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New orders for durable goods dropped for the second consecutive month, with May’s -1.1% decline following April’s -0.9% drop. A steep drop in aircraft orders weakened the transportation component, and new orders excluding transportation were up +0.1%. However, core capital goods orders, which exclude both defense and transportation and are a measure of business investment, were down for the first time this year by -0.2%.
The third estimate of Q1 GDP was +1.4%, up from the previous estimate of +1.2% and the initial estimate of +0.7%. The GDP upward revision was based on increased estimates for exports (from +5.8% to +7.0) and consumer spending (from +0.6% to +1.1%), with a small negative effect from an increase in imports (from +3.8% to +4.0%). Corporate after tax profits, adjusted for inventory valuation and capital consumption, fell at an annual rate of -2.7%, compared to a +2.3% increase for the previous quarter.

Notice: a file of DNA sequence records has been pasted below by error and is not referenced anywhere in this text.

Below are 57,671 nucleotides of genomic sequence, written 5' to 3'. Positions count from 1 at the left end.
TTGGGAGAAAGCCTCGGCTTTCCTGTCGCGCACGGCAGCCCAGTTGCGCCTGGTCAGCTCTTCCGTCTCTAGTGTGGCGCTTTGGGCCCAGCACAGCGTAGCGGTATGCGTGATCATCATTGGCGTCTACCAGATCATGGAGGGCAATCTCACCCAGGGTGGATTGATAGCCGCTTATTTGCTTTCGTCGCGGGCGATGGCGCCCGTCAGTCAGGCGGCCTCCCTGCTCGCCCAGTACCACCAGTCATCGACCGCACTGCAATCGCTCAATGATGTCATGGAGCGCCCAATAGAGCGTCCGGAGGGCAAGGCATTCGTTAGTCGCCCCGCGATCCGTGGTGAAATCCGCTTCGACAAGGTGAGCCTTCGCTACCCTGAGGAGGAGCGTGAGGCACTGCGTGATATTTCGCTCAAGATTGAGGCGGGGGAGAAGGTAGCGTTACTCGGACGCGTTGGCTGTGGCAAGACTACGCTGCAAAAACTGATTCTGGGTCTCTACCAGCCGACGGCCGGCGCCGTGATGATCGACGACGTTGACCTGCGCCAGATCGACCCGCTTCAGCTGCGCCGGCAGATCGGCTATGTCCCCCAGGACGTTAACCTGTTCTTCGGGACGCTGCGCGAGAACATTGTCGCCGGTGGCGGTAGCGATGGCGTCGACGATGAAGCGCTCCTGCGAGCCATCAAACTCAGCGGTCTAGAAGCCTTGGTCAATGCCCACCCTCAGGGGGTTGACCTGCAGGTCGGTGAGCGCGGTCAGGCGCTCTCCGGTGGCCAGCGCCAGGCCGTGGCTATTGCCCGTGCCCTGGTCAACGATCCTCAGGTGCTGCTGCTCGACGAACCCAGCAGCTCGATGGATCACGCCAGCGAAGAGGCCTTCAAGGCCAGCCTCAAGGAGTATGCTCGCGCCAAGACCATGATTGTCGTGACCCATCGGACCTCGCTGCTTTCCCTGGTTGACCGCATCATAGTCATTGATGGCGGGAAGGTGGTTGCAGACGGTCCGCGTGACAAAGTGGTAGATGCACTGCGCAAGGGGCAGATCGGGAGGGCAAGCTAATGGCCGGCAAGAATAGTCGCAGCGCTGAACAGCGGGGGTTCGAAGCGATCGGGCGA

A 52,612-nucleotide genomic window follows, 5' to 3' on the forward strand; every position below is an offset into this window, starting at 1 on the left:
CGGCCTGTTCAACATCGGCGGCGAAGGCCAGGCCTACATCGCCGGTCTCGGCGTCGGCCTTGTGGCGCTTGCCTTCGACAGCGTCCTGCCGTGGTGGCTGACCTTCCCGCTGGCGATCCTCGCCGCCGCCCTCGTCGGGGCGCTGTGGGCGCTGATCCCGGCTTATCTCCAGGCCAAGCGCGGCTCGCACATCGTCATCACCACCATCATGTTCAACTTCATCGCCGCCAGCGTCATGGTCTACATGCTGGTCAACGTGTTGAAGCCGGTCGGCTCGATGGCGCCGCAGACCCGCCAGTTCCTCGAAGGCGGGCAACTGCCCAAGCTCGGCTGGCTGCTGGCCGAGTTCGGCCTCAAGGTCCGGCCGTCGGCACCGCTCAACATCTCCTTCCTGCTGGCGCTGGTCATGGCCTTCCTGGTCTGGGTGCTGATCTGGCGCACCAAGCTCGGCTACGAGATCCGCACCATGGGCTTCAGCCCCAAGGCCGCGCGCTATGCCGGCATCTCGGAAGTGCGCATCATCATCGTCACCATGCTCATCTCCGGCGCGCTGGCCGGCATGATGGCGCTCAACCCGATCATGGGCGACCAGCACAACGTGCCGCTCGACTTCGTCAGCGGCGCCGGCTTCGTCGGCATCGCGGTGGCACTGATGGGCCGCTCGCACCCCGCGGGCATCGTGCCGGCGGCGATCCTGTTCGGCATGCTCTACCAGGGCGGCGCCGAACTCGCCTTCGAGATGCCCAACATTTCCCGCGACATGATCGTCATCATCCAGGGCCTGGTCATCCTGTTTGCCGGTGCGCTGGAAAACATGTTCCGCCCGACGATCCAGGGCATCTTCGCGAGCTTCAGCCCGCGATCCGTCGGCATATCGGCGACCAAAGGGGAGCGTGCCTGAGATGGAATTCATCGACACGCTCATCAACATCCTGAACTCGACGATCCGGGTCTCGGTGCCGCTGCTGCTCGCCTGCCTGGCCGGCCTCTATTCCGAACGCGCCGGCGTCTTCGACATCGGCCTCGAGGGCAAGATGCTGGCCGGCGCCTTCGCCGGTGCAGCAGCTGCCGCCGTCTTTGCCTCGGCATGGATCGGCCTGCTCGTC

Personal income was up +0.4% in May, but the bulk of the added income was spent on savings, which increased to 5.5% of disposable income. Spending was up for services by +0.2%, but down for goods by -0.6%, largely due to a -3.0% drop in energy spending. The Personal Consumption Expenditures (PCE) core index, which strips out the more volatile food and energy components, was up +0.1%, and yearly PCE core inflation dropped to +1.4% from a revised +1.5% for April. The PCE core index is the Federal Reserve’s preferred measure of inflation, and has dropped to its lowest rate since December 2015, slipping even further from the Fed’s target 2.0% rate.
Thursday July 6 – International Trade
Friday July 7 – Employment Situation